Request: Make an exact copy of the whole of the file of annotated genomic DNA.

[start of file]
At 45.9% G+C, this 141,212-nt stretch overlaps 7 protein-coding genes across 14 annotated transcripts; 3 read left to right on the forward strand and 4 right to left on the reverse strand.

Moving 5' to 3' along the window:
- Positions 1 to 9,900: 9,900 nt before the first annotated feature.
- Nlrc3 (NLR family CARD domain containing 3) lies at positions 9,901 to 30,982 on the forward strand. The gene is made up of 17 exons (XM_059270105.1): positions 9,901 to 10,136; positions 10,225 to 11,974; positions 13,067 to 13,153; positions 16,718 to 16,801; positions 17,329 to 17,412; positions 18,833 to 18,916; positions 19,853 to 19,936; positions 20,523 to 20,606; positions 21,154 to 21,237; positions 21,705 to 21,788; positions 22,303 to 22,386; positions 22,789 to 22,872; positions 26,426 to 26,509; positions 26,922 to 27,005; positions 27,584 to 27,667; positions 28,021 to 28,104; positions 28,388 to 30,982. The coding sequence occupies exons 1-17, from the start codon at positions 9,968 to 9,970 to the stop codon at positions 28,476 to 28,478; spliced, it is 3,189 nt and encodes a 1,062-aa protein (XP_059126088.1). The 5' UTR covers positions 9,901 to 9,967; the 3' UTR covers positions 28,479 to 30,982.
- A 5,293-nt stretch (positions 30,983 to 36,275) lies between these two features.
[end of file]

At 45.9% G+C, this 141,212-nt stretch overlaps 7 protein-coding genes across 14 annotated transcripts; 3 read left to right on the forward strand and 4 right to left on the reverse strand.

Moving 5' to 3' along the window:
- Positions 1 to 9,900: 9,900 nt before the first annotated feature.
- Nlrc3 (NLR family CARD domain containing 3) lies at positions 9,901 to 30,982 on the forward strand. The gene is made up of 17 exons (XM_059270105.1): positions 9,901 to 10,136; positions 10,225 to 11,974; positions 13,067 to 13,153; positions 16,718 to 16,801; positions 17,329 to 17,412; positions 18,833 to 18,916; positions 19,853 to 19,936; positions 20,523 to 20,606; positions 21,154 to 21,237; positions 21,705 to 21,788; positions 22,303 to 22,386; positions 22,789 to 22,872; positions 26,426 to 26,509; positions 26,922 to 27,005; positions 27,584 to 27,667; positions 28,021 to 28,104; positions 28,388 to 30,982. The coding sequence occupies exons 1-17, from the start codon at positions 9,968 to 9,970 to the stop codon at positions 28,476 to 28,478; spliced, it is 3,189 nt and encodes a 1,062-aa protein (XP_059126088.1). The 5' UTR covers positions 9,901 to 9,967; the 3' UTR covers positions 28,479 to 30,982.
- A 5,293-nt stretch (positions 30,983 to 36,275) lies between these two features.